• I set up a simple experiment at Yale University to test how much pain an ordinary citizen would inflict on another person simply because he was ordered to by an experimental scientist. Stark authority was pitted against the subjects' strongest moral imperatives against hurting others, and, with the subjects' ears ringing with the screams of the victims, authority won more often than not. The extreme willingness of adults to go to almost any lengths on the command of an authority constitutes the chief finding of the study and the fact most urgently demanding explanation.
  • Ordinary people, simply doing their jobs, and without any particular hostility on their part, can become agents in a terrible destructive process. Moreover, even when the destructive effects of their work become patently clear, and they are asked to carry out actions incompatible with fundamental standards of morality, relatively few people have the resources needed to resist authority.
  • Both political Parties, and the remnants of Liberalism as well, stand bound by the great vested interests of "Right" and "Left" which created them. In Opposition, there is the same profusion of promise; in office, the same apathy and inertia. In post-War England,their creeds have become platitudes; they consistently fail to grapple with the problems of the time. Their rule has led, with tragic inevitability, to the present chaos. Therefore our Fascist Movement seeks on the one hand authority as the basis of all solid achievement; we seek, on the other hand, progress, which can be achieved only by the executive instrument that order, authority and decision alone can give.
    • Oswald Mosley, The Greater Britain, 1932. Quoted in Joel H. Wiener,Great Britain: the lion at home: a documentary history of domestic policy, 1689-1973: Volume 4, 1974. Chelsea House publishers, New York. Also in Walter L. Arnstein, The Past Speaks: Sources and Problems in British History, Lexington, Mass. : D.C. Heath, 1993.




  • Officium officialium, quorum te numero aggregasti, hodie est, jura confundere, suscitare lites, transactiones rescindere, innectere dilationes, suprimere veritatem, fovere mendacium, quaestum sequi, aeqitatem vendere, inhiare exactionibus, versutias concinnare.
    • The role of officials today is to upset the laws, to stir up lawsuits, to annul agreements, to devise delays, to suppress the truth, to encourage falsehood, to follow profit, to sell justice, to attend closely to exacting money, to practise cunning.
    • Peter of Blois letter 25, to the Judicial Vicar of the Bishop of Chartres, in J. A. Giles (ed.) Petri blesensis bathoniensis archidiaconi opera omnia (Oxonii: J. H. Parker, 1846-7) vol. 1, p. 91; translation from Walter Bower and D. E. R. Watt (eds.) Scotichronicon (Aberdeen: Aberdeen University Press, 1987) vol. 7, p. 61.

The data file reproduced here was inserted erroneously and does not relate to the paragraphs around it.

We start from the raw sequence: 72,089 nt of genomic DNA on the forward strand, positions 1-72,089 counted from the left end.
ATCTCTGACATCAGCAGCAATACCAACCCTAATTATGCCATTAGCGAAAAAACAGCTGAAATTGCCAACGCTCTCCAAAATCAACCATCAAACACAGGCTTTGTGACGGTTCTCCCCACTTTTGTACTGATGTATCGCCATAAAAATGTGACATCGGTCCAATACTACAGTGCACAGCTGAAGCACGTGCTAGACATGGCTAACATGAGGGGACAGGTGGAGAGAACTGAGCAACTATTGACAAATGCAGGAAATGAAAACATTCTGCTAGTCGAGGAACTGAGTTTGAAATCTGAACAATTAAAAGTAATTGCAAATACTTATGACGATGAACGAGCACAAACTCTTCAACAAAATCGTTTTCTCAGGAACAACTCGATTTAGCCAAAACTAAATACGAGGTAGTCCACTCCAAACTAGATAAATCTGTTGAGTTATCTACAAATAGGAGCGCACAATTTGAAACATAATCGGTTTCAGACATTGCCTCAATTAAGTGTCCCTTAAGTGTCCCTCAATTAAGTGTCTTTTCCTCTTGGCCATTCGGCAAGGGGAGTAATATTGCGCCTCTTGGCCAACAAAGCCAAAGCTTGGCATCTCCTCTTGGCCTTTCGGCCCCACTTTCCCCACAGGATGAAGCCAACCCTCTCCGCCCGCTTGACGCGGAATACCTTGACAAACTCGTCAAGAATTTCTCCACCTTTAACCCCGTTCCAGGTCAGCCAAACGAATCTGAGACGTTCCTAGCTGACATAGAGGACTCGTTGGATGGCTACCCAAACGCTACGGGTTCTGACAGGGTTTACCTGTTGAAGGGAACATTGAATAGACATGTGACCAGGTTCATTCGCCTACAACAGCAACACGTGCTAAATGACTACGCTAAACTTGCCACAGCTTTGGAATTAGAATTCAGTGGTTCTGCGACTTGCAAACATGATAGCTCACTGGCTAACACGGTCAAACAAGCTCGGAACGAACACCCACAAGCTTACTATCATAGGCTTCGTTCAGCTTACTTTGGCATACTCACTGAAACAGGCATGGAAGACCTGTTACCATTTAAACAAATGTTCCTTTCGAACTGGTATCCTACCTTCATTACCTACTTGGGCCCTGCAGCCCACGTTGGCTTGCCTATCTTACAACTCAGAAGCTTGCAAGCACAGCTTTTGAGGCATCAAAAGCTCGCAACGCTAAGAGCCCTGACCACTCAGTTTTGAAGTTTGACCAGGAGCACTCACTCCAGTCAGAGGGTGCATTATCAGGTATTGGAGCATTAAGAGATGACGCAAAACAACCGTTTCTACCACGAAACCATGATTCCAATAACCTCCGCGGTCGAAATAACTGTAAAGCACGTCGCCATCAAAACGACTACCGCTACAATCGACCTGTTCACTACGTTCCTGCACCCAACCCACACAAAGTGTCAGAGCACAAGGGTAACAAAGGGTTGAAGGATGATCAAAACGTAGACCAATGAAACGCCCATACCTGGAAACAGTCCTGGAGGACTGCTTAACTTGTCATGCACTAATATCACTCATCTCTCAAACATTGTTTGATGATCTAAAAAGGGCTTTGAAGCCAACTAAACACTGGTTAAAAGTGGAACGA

• To modern educated people, it seems obvious that matters of fact are to be ascertained by observation, not by consulting ancient authorities. But this is an entirely modern conception, which hardly existed before the seventeenth century. Aristotle maintained that women have fewer teeth than men; although he was twice married, it never occurred to him to verify this statement by examining his wives' mouths. He said also that children would be healthier if conceived when the wind is in the north. One gathers that the two Mrs. Aristotles both had to run out and look at the weathercock every evening before going to bed. He states that a man bitten by a mad dog will not go mad, but any other animal will (Hiss. Am., 704a); that the bite of the shrewmouse is dangerous to horses, especially if the mouse is pregnant (ibid., 604.b); that elephants suffering from insomnia can be cured by rubbing their shoulders with salt, olive oil, and warm water (ibid., 605.a); and so on and so on. Nevertheless, classical dons, who have never observed any animal except the cat and the dog, continue to praise Aristotle for his fidelity to observation.


  • Shall remain!
    Hear you this Triton of the minnows? mark you
    His absolute "shall"?
  • Thou hast seen a farmer's dog bark at a beggar,
    And the creature run from the cur:
    There, thou might'st behold the great image of authority;
    A dog's obeyed in office.
  • Those he commands, move only in command,
    Nothing in love: now does he feel his title
    Hang loose about him, like a giant's robe
    Upon a dwarfish thief.
  • But man, proud man,
    Drest in a little brief authority,
    Most ignorant of what he's most assur'd,
    His glassy essence, like an angry ape,
    Plays such fantastic tricks before high heaven,
    As make the angels weep.


  • Punitis ingeniis, gliscit auctoritas.
    • When men of talents are punished, authority is strengthened.
    • Tacitus, Annales (AD 117), IV. 35.
  • Authority forgets a dying king
    Laid widow'd of the power in his eye
    That bow'd the will.
  • I do not allow a woman to teach or to usurp authority over the man.
    • 1 Timothy 2 v 12.